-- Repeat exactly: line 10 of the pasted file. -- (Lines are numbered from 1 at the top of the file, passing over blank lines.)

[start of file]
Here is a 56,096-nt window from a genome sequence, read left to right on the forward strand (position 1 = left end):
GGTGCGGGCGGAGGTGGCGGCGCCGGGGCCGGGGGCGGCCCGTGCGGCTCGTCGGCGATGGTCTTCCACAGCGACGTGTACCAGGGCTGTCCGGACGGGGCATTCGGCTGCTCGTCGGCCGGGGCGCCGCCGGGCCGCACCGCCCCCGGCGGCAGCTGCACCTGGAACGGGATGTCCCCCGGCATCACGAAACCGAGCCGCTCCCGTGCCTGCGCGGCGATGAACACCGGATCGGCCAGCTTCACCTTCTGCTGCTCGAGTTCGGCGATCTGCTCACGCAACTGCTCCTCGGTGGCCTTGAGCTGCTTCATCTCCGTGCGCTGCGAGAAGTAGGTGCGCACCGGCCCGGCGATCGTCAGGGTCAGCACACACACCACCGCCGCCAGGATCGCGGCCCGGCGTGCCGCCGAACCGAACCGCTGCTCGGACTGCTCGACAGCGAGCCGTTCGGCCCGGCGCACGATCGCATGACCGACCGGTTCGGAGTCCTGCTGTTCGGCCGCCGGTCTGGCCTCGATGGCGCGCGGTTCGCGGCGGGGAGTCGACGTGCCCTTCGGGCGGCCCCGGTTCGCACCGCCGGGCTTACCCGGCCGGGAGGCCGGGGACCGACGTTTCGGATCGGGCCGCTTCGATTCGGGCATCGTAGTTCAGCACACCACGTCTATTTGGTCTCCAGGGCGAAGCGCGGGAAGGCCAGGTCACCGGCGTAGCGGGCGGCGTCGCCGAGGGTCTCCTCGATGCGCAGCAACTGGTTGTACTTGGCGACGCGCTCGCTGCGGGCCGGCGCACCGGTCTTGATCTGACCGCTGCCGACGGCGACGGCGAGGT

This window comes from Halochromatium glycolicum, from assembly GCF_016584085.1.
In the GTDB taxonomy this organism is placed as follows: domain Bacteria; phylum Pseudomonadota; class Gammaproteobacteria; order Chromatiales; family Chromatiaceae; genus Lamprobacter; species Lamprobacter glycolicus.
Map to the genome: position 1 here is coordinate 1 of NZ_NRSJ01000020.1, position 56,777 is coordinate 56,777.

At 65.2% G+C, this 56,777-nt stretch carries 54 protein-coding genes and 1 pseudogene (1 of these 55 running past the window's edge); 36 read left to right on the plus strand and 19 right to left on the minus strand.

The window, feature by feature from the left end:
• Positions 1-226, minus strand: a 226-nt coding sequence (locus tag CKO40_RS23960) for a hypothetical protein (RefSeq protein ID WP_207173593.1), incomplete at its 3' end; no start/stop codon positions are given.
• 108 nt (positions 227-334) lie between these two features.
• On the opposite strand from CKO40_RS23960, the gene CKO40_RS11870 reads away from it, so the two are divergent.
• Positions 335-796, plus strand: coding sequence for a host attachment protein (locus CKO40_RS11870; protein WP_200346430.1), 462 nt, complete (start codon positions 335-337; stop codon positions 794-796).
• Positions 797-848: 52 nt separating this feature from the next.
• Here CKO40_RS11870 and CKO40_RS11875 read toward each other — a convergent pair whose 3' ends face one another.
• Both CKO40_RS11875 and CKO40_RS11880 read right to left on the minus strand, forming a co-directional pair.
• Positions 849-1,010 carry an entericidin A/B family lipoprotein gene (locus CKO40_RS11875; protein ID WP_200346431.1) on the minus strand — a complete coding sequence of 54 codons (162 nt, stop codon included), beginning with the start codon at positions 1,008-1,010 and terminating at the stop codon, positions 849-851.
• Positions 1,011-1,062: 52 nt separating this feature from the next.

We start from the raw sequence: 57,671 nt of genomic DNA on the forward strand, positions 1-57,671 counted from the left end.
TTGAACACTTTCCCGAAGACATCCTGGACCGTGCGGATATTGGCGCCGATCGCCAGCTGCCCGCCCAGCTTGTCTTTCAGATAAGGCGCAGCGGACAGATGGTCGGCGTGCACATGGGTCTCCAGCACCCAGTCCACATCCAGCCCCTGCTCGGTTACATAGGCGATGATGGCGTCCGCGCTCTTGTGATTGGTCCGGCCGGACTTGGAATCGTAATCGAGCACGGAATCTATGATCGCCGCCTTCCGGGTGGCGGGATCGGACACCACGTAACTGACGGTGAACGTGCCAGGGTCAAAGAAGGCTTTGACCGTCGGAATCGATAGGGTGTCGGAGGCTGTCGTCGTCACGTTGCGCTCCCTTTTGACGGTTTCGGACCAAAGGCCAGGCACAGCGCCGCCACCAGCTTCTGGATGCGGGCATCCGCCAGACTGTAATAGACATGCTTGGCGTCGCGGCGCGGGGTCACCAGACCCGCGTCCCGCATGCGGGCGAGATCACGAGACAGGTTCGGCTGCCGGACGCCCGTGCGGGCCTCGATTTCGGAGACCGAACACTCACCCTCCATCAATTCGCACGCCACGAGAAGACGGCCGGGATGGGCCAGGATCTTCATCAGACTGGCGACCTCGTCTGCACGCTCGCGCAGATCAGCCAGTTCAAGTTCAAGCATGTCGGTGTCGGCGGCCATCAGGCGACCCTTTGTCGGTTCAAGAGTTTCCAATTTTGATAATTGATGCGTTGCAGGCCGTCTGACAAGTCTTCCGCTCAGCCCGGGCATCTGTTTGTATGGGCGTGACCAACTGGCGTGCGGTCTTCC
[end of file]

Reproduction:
• On the opposite strand from CKO40_RS23960, the gene CKO40_RS11870 reads away from it, so the two are divergent.